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  • Roundtable Discussion on Deborah Willis’s The Black Civil War SoldierThe Visual History of Conflict and Citizenship
  • Jim Downs, Moderator (bio),
    Participants: David W. Blight, Cheryl Finley, Matthew Fox-Amato, Sarah Elizabeth Lewis, Nell Painter, Ann M. Shumard, and Deborah Willis

DAVID BLIGHT: Welcome everybody. I’m David Blight. I’m the director of the Gilder Lehrman Center for the Study of Slavery and Abolition at Yale University. We’re helping host this extraordinary event today on Black soldiers in Civil War photography. The panel, which I will introduce in a moment, is a star-studded and I should say a large panel, whose members I will introduce in a moment. This is built around the work of Deborah Willis and particularly her book, which I will show here—this book, just out last year, The Black Civil War Soldier: A Visual History of Conflict and Citizenship.1

This is also sponsored by the two new editors of the Civil War History journal, Jim Downs and Crystal Feimster. Jim is editor, Crystal, associate editor, having just taken over the journal a year or so ago. I must say that I go back with that journal further than I’d care to even admit. When I came into this profession in graduate school, that was a very important journal in my field. Everybody wanted to get published in it, do a book review in it, and so on. It had already been around then, I think, for a decade or two, so it’s a venerable old journal and it, over the years, has published some extremely important articles in this field, and not all about military history, I must say.

But under the new editorship, it is reaching out to an ever wider interdisciplinary kind of scholarship on the Civil War era. It is often said, virtually all of [End Page 397] us in this field now say, that the American Civil War period is a kind of second American Revolution. It was, and arguably one of its most, if not the most, revolutionary aspects were those Black Civil War soldiers, Black men, around 80 percent of them before the war was over, who were former slaves, with blue uniforms and muskets on their shoulders and cartridge boxes on their belts, who went to war for their own freedom, the freedom of their families, their people, and for the reinvention and transformation of the United States.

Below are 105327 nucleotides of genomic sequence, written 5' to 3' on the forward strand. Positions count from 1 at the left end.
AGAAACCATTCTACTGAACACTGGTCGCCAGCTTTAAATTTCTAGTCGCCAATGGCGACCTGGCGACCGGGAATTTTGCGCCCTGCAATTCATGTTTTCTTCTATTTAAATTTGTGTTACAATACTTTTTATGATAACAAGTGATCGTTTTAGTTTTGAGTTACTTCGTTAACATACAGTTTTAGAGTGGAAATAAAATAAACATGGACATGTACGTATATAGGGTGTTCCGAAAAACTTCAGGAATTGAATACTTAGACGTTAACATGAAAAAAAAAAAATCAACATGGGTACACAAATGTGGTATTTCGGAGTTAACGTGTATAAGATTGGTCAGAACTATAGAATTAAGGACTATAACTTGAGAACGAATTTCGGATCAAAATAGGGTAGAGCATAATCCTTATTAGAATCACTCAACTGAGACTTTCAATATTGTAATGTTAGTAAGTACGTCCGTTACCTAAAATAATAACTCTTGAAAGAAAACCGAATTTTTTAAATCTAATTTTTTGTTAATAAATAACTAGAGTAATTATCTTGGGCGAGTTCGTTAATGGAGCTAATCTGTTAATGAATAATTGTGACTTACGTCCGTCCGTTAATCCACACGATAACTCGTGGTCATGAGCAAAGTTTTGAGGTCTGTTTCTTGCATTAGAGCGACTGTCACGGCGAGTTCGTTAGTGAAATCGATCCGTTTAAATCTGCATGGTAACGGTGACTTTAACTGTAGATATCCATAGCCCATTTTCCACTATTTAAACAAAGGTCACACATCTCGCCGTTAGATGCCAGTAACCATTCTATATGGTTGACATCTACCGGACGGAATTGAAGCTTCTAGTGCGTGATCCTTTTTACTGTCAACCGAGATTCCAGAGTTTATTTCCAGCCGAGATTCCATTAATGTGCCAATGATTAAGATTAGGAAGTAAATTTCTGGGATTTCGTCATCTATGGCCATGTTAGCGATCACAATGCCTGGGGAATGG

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Roundtable participants, beginning in upper left corner: row 1 (left to right): Matthew Fox-Amato, Jim Downs, and Deborah Willis; row 2 (left to right): Sarah Elizabeth Lewis, GLC staff, and Cheryl Finley; row 3 (left to right): Ann M. Shumard, Nell Painter, and David Blight; row 4 (left to right): Daniel Vieria and Crystal Feimster.

It’s an extraordinary story, of course, and it has been documented over time by another revolution—and that’s the revolution of photography, and we’ve got a group of scholars of photography and art, and art history and of history, gathered here to discuss Deborah Willis’s book, but also this phenomenon of the Black Civil War soldier and the photographs of that era. Let me get right at it as quick as I can do these introductions. This is an extraordinary group of people. I could talk all day about them, but I won’t. Promise.

First is Deborah Willis, around whose book we built this. She’s a University Professor of photography and imaging at the Tisch School of the Arts at New York University. She’s been a MacArthur Fellow, received all kinds of other fellowships over time. She’s the author of this book, The Black Civil War Soldier, and also the book Posing Beauty: African American Images from the 1890s to the Present, and a host of other written works and exhibitions she has curated over time. Deborah, thank you for submitting your book to this collective review.2 [End Page 398]

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Then Jim Downs, who put this panel together with his colleague, Crystal Feimster. Jim is currently the Gilder Lehrman–NEH Professor of Civil War...